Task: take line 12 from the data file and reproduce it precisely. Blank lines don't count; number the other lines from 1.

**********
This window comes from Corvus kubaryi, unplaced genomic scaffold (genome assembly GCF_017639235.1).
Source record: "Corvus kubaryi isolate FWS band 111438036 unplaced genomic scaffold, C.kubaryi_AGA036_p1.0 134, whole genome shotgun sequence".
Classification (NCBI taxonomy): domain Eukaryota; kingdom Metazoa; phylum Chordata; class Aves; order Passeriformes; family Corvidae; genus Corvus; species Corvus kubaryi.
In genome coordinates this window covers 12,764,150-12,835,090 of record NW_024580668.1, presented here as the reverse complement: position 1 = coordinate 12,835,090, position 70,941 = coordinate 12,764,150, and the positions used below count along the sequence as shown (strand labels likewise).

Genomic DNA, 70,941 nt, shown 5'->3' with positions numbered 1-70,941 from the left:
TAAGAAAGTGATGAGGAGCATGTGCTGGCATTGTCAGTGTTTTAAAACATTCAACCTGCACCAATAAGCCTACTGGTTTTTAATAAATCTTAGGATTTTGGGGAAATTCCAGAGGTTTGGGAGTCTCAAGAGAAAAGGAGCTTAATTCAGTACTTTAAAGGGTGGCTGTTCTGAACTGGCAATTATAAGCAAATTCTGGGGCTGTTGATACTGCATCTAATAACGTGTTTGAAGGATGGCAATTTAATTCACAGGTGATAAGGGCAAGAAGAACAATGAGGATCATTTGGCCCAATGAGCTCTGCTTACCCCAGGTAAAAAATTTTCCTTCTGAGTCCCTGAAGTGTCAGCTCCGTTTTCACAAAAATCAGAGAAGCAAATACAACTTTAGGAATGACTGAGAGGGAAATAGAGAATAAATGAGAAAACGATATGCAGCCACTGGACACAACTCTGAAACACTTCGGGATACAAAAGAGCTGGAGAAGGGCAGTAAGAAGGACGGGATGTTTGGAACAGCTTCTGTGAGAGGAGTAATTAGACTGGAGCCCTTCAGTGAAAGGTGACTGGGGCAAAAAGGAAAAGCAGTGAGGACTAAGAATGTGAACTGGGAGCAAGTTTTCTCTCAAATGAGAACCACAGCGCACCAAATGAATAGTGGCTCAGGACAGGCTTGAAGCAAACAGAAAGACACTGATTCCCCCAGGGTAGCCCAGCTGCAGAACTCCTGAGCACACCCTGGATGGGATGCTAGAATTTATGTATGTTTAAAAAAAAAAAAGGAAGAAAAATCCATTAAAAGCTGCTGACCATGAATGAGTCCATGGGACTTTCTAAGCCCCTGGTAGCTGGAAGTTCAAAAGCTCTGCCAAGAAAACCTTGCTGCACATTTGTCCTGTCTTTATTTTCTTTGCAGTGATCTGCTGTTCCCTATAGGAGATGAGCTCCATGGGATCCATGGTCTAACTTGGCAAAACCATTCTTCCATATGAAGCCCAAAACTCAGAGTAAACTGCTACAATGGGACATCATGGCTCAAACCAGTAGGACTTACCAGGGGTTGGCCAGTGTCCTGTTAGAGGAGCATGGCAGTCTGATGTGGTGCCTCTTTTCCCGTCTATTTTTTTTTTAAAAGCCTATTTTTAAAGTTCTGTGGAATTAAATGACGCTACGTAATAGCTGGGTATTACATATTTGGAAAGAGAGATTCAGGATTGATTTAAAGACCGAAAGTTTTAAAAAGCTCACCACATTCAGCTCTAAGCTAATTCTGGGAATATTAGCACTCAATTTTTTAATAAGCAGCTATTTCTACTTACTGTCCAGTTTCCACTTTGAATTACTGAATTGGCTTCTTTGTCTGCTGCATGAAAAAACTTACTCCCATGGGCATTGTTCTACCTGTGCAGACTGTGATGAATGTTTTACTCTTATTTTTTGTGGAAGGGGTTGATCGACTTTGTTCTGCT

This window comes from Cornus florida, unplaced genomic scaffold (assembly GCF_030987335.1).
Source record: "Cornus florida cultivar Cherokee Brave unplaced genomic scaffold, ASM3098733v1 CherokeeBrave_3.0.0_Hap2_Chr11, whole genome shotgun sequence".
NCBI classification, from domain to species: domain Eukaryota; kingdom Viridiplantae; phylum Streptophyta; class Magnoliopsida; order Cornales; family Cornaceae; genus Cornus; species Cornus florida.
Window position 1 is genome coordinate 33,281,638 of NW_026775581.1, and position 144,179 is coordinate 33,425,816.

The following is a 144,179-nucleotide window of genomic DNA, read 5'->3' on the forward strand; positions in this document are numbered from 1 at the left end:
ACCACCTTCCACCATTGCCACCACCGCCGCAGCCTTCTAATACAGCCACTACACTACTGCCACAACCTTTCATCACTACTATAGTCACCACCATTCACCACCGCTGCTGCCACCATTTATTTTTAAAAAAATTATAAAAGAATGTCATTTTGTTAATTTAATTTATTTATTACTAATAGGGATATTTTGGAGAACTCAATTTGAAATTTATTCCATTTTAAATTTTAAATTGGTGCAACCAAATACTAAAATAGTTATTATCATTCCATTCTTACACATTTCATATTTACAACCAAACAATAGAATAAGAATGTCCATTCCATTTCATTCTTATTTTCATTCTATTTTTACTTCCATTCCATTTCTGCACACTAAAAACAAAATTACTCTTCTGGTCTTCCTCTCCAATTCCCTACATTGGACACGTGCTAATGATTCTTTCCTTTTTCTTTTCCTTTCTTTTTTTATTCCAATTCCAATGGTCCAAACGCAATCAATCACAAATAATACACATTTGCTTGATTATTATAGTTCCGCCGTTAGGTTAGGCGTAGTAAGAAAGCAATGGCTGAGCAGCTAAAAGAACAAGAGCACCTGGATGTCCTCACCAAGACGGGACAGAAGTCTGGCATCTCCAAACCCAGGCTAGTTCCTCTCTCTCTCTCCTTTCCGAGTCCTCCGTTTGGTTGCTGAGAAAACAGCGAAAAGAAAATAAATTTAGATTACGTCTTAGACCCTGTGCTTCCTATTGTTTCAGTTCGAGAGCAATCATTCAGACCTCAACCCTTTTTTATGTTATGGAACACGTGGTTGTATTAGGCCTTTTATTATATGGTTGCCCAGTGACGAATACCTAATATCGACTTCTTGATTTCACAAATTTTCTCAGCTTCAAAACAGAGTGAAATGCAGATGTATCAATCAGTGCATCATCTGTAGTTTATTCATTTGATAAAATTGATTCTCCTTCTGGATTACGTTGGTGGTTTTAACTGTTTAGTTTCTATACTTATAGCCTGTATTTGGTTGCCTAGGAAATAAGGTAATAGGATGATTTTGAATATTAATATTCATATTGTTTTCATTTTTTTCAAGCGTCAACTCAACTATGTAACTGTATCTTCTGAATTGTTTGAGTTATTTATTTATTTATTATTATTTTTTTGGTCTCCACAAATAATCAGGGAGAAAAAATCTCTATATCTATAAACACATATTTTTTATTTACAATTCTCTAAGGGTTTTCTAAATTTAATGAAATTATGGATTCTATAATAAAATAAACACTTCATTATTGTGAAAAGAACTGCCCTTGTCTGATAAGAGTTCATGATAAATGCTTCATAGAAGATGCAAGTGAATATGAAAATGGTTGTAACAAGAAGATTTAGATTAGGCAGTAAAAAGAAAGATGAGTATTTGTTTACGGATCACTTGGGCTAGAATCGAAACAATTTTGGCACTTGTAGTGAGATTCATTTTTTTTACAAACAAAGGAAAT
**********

ACCACCTTCCACCATTGCCACCACCGCCGCAGCCTTCTAATACAGCCACTACACTACTGCCACAACCTTTCATCACTACTATAGTCACCACCATTCACCACCGCTGCTGCCACCATTTATTTTTAAAAAAATTATAAAAGAATGTCATTTTGTTAATTTAATTTATTTATTACTAATAGGGATATTTTGGAGAACTCAATTTGAAATTTATTCCATTTTAAATTTTAAATTGGTGCAACCAAATACTAAAATAGTTATTATCATTCCATTCTTACACATTTCATATTTACAACCAAACAATAGAATAAGAATGTCCATTCCATTTCATTCTTATTTTCATTCTATTTTTACTTCCATTCCATTTCTGCACACTAAAAACAAAATTACTCTTCTGGTCTTCCTCTCCAATTCCCTACATTGGACACGTGCTAATGATTCTTTCCTTTTTCTTTTCCTTTCTTTTTTTATTCCAATTCCAATGGTCCAAACGCAATCAATCACAAATAATACACATTTGCTTGATTATTATAGTTCCGCCGTTAGGTTAGGCGTAGTAAGAAAGCAATGGCTGAGCAGCTAAAAGAACAAGAGCACCTGGATGTCCTCACCAAGACGGGACAGAAGTCTGGCATCTCCAAACCCAGGCTAGTTCCTCTCTCTCTCTCCTTTCCGAGTCCTCCGTTTGGTTGCTGAGAAAACAGCGAAAAGAAAATAAATTTAGATTACGTCTTAGACCCTGTGCTTCCTATTGTTTCAGTTCGAGAGCAATCATTCAGACCTCAACCCTTTTTTATGTTATGGAACACGTGGTTGTATTAGGCCTTTTATTATATGGTTGCCCAGTGACGAATACCTAATATCGACTTCTTGATTTCACAAATTTTCTCAGCTTCAAAACAGAGTGAAATGCAGATGTATCAATCAGTGCATCATCTGTAGTTTATTCATTTGATAAAATTGATTCTCCTTCTGGATTACGTTGGTGGTTTTAACTGTTTAGTTTCTATACTTATAGCCTGTATTTGGTTGCCTAGGAAATAAGGTAATAGGATGATTTTGAATATTAATATTCATATTGTTTTCATTTTTTTCAAGCGTCAACTCAACTATGTAACTGTATCTTCTGAATTGTTTGAGTTATTTATTTATTTATTATTATTTTTTTGGTCTCCACAAATAATCAGGGAGAAAAAATCTCTATATCTATAAACACATATTTTTTATTTACAATTCTCTAAGGGTTTTCTAAATTTAATGAAATTATGGATTCTATAATAAAATAAACACTTCATTATTGTGAAAAGAACTGCCCTTGTCTGATAAGAGTTCATGATAAATGCTTCATAGAAGATGCAAGTGAATATGAAAATGGTTGTAACAAGAAGATTTAGATTAGGCAGTAAAAAGAAAGATGAGTATTTGTTTACGGATCACTTGGGCTAGAATCGAAACAATTTTGGCACTTGTAGTGAGATTCATTTTTTTTACAAACAAAGGAAAT